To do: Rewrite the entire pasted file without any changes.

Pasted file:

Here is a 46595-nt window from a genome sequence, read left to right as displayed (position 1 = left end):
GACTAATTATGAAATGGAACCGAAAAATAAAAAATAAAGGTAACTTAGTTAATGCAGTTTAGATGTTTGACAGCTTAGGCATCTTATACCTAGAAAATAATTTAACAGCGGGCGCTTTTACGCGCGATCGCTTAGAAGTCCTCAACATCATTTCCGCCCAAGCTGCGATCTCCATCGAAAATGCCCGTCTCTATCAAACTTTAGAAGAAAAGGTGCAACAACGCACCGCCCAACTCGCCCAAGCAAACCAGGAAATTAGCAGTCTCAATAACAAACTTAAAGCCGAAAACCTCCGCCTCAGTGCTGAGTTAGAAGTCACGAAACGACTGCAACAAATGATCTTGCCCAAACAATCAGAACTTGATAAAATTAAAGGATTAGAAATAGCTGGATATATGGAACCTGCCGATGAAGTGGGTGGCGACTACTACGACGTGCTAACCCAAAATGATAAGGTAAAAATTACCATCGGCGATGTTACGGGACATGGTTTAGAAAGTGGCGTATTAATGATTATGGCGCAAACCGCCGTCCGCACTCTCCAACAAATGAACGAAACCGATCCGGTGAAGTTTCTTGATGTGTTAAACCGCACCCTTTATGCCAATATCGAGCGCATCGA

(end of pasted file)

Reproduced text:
Here is a 46595-nt window from a genome sequence, read left to right as displayed (position 1 = left end):
GACTAATTATGAAATGGAACCGAAAAATAAAAAATAAAGGTAACTTAGTTAATGCAGTTTAGATGTTTGACAGCTTAGGCATCTTATACCTAGAAAATAATTTAACAGCGGGCGCTTTTACGCGCGATCGCTTAGAAGTCCTCAACATCATTTCCGCCCAAGCTGCGATCTCCATCGAAAATGCCCGTCTCTATCAAACTTTAGAAGAAAAGGTGCAACAACGCACCGCCCAACTCGCCCAAGCAAACCAGGAAATTAGCAGTCTCAATAACAAACTTAAAGCCGAAAACCTCCGCCTCAGTGCTGAGTTAGAAGTCACGAAACGACTGCAACAAATGATCTTGCCCAAACAATCAGAACTTGATAAAATTAAAGGATTAGAAATAGCTGGATATATGGAACCTGCCGATGAAGTGGGTGGCGACTACTACGACGTGCTAACCCAAAATGATAAGGTAAAAATTACCATCGGCGATGTTACGGGACATGGTTTAGAAAGTGGCGTATTAATGATTATGGCGCAAACCGCCGTCCGCACTCTCCAACAAATGAACGAAACCGATCCGGTGAAGTTTCTTGATGTGTTAAACCGCACCCTTTATGCCAATATCGAGCGCATCGA